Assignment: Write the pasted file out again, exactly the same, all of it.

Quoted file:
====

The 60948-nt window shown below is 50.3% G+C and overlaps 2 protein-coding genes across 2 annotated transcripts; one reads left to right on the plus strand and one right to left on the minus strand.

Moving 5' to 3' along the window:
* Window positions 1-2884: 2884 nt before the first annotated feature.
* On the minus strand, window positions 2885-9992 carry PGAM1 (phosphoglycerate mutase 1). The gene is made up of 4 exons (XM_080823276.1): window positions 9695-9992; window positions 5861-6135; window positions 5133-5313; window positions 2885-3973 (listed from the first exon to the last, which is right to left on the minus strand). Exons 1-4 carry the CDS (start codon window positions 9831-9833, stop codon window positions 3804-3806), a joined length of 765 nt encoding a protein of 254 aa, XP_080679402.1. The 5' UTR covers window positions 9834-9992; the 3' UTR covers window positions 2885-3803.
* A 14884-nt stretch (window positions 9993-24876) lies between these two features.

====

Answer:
The 60948-nt window shown below is 50.3% G+C and overlaps 2 protein-coding genes across 2 annotated transcripts; one reads left to right on the plus strand and one right to left on the minus strand.

Moving 5' to 3' along the window:
* Window positions 1-2884: 2884 nt before the first annotated feature.
* On the minus strand, window positions 2885-9992 carry PGAM1 (phosphoglycerate mutase 1). The gene is made up of 4 exons (XM_080823276.1): window positions 9695-9992; window positions 5861-6135; window positions 5133-5313; window positions 2885-3973 (listed from the first exon to the last, which is right to left on the minus strand). Exons 1-4 carry the CDS (start codon window positions 9831-9833, stop codon window positions 3804-3806), a joined length of 765 nt encoding a protein of 254 aa, XP_080679402.1. The 5' UTR covers window positions 9834-9992; the 3' UTR covers window positions 2885-3803.
* A 14884-nt stretch (window positions 9993-24876) lies between these two features.